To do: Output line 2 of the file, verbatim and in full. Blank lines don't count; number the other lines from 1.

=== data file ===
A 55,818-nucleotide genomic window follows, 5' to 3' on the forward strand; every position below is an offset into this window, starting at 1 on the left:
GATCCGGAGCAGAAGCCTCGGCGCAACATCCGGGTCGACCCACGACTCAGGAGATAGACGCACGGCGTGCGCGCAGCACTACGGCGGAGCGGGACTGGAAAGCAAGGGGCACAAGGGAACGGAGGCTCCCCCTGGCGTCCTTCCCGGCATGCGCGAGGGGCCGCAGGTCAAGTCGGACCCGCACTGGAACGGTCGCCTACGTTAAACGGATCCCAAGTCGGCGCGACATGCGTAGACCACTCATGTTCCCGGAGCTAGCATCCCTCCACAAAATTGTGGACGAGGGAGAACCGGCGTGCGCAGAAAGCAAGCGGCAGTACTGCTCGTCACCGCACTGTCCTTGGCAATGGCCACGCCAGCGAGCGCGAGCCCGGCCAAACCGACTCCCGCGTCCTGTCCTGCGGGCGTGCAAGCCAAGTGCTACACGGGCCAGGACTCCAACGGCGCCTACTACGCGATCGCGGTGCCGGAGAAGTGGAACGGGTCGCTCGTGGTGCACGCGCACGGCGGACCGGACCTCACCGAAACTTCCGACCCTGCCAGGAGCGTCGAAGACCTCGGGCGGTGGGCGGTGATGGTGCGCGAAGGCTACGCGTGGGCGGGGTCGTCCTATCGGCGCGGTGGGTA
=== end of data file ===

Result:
GATCCGGAGCAGAAGCCTCGGCGCAACATCCGGGTCGACCCACGACTCAGGAGATAGACGCACGGCGTGCGCGCAGCACTACGGCGGAGCGGGACTGGAAAGCAAGGGGCACAAGGGAACGGAGGCTCCCCCTGGCGTCCTTCCCGGCATGCGCGAGGGGCCGCAGGTCAAGTCGGACCCGCACTGGAACGGTCGCCTACGTTAAACGGATCCCAAGTCGGCGCGACATGCGTAGACCACTCATGTTCCCGGAGCTAGCATCCCTCCACAAAATTGTGGACGAGGGAGAACCGGCGTGCGCAGAAAGCAAGCGGCAGTACTGCTCGTCACCGCACTGTCCTTGGCAATGGCCACGCCAGCGAGCGCGAGCCCGGCCAAACCGACTCCCGCGTCCTGTCCTGCGGGCGTGCAAGCCAAGTGCTACACGGGCCAGGACTCCAACGGCGCCTACTACGCGATCGCGGTGCCGGAGAAGTGGAACGGGTCGCTCGTGGTGCACGCGCACGGCGGACCGGACCTCACCGAAACTTCCGACCCTGCCAGGAGCGTCGAAGACCTCGGGCGGTGGGCGGTGATGGTGCGCGAAGGCTACGCGTGGGCGGGGTCGTCCTATCGGCGCGGTGGGTA